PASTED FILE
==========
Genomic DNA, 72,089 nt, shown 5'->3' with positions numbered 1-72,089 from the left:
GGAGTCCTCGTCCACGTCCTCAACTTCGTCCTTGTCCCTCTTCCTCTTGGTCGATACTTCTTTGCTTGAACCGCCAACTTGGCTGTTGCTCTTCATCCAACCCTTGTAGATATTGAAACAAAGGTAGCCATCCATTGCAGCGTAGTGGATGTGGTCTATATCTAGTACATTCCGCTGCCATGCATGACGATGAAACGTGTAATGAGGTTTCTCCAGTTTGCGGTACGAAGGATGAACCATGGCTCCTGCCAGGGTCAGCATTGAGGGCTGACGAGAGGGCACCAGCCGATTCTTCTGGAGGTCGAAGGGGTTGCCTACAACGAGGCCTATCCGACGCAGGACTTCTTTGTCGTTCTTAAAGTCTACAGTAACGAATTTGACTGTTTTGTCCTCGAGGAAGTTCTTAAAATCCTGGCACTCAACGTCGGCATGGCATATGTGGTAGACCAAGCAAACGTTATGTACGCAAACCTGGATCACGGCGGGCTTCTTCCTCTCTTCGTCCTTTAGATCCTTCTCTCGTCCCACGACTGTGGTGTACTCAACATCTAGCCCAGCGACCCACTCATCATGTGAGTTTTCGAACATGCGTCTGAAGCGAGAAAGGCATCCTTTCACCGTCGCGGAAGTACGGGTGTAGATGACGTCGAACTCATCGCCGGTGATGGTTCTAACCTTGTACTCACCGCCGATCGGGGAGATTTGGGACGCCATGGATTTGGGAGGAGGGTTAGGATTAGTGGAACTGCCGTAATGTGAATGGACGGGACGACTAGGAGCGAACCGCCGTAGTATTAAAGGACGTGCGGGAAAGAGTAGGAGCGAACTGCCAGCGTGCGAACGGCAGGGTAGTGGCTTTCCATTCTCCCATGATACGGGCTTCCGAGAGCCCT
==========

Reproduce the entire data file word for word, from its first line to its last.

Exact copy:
Genomic DNA, 72,089 nt, shown 5'->3' with positions numbered 1-72,089 from the left:
GGAGTCCTCGTCCACGTCCTCAACTTCGTCCTTGTCCCTCTTCCTCTTGGTCGATACTTCTTTGCTTGAACCGCCAACTTGGCTGTTGCTCTTCATCCAACCCTTGTAGATATTGAAACAAAGGTAGCCATCCATTGCAGCGTAGTGGATGTGGTCTATATCTAGTACATTCCGCTGCCATGCATGACGATGAAACGTGTAATGAGGTTTCTCCAGTTTGCGGTACGAAGGATGAACCATGGCTCCTGCCAGGGTCAGCATTGAGGGCTGACGAGAGGGCACCAGCCGATTCTTCTGGAGGTCGAAGGGGTTGCCTACAACGAGGCCTATCCGACGCAGGACTTCTTTGTCGTTCTTAAAGTCTACAGTAACGAATTTGACTGTTTTGTCCTCGAGGAAGTTCTTAAAATCCTGGCACTCAACGTCGGCATGGCATATGTGGTAGACCAAGCAAACGTTATGTACGCAAACCTGGATCACGGCGGGCTTCTTCCTCTCTTCGTCCTTTAGATCCTTCTCTCGTCCCACGACTGTGGTGTACTCAACATCTAGCCCAGCGACCCACTCATCATGTGAGTTTTCGAACATGCGTCTGAAGCGAGAAAGGCATCCTTTCACCGTCGCGGAAGTACGGGTGTAGATGACGTCGAACTCATCGCCGGTGATGGTTCTAACCTTGTACTCACCGCCGATCGGGGAGATTTGGGACGCCATGGATTTGGGAGGAGGGTTAGGATTAGTGGAACTGCCGTAATGTGAATGGACGGGACGACTAGGAGCGAACCGCCGTAGTATTAAAGGACGTGCGGGAAAGAGTAGGAGCGAACTGCCAGCGTGCGAACGGCAGGGTAGTGGCTTTCCATTCTCCCATGATACGGGCTTCCGAGAGCCCT